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Investors Lower Price Target for Apple as Company’s Growth Slows

Apple Headquarters at Infinite Loop, Cupertino, California | Wikipedia

Apple Headquarters at Infinite Loop, Cupertino, California | Wikipedia

Although Apple is growing, its slow pace is not what the investors are expecting. Because of this, investors were prompted to lower their price targets for the iPhone maker’s stock.

The price target revisions were issued after the company reported its record earnings during last year’s holiday quarter. But despite riding high on iPhone and iPad sales, the AAPL stock went down over 10 percent in after-hours trading.

In relation to this, Apple Insider made a rundown of stock analysis from various firms regarding Apple’s decrease in stock trade.

Piper Jaffray

Analyst Gene Munster believes there are three main reasons why the stock traded down after hours on Wednesday:

  • iPhone units were below buy-side expectations of about 50 million.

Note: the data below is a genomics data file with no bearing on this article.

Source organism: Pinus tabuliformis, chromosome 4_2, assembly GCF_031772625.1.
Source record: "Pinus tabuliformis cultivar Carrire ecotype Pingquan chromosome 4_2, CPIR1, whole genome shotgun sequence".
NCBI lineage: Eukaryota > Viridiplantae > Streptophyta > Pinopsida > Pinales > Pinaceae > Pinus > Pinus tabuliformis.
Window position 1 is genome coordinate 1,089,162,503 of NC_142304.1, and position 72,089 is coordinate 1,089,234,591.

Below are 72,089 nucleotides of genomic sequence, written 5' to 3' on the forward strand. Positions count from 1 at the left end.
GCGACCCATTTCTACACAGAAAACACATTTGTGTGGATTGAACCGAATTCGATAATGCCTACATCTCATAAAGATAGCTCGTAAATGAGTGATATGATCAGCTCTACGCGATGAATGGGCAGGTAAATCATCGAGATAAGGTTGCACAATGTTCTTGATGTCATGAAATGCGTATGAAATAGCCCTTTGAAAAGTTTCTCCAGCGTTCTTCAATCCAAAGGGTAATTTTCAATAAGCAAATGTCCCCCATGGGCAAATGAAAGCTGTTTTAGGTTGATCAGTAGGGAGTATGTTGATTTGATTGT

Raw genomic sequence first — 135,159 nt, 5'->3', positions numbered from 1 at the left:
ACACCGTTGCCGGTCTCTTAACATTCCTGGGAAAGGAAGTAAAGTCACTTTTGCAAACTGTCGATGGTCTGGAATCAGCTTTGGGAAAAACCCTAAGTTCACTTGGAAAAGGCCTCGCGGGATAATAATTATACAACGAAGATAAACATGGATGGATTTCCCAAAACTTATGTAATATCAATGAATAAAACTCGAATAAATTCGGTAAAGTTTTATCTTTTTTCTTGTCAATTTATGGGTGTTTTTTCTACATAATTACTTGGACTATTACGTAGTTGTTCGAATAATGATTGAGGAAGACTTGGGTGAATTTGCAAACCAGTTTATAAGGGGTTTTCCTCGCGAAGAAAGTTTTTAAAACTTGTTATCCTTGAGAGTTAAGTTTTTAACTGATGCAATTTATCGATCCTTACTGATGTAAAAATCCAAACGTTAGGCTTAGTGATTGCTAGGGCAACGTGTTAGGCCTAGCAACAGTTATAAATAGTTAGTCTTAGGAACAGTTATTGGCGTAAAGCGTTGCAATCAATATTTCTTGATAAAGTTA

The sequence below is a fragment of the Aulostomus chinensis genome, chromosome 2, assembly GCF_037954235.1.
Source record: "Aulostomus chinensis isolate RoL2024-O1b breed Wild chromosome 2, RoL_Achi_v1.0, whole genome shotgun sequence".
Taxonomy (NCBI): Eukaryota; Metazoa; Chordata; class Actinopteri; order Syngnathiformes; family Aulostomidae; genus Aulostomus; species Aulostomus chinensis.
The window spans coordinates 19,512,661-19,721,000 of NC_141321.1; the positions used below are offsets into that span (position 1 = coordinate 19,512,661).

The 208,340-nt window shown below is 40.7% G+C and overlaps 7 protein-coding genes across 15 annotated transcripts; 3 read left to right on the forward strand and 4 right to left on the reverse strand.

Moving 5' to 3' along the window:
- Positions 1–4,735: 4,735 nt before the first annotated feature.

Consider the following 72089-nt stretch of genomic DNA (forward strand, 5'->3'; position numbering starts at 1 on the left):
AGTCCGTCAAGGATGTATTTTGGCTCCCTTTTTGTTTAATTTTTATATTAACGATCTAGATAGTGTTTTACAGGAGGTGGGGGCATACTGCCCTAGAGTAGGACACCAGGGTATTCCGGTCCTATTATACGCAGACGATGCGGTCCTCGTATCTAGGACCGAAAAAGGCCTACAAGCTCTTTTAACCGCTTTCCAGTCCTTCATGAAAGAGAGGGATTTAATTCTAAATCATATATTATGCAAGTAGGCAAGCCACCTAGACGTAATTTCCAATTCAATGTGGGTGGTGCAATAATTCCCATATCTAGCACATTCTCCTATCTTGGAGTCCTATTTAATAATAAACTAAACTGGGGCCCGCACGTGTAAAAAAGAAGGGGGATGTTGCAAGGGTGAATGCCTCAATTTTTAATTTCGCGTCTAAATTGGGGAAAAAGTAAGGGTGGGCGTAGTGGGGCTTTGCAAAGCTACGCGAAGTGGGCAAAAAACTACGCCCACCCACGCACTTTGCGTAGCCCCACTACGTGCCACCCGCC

• Apple’s new guidance methodology, employed for the first time on Wednesday, does not appear to leave room for “wild upside.”
  • Based on the latest guidance, it’s likely that gross margins will be down sequentially in March.

Because of the new gross margin guidance, Munster has reduced his projected calendar year 2013 revenue for Apple by 4 percent to $196.4 billion. He’s also reduced his price target for AAPL stock from $875 to $767, but maintained an “overweight” rating.

JMP Securities

Alex Gauna has been known for a bearish outlook on Apple even in the company’s best quarters. Following this week’s results, he maintained JMP’s “market perform” rating on the company’s stock. According to him: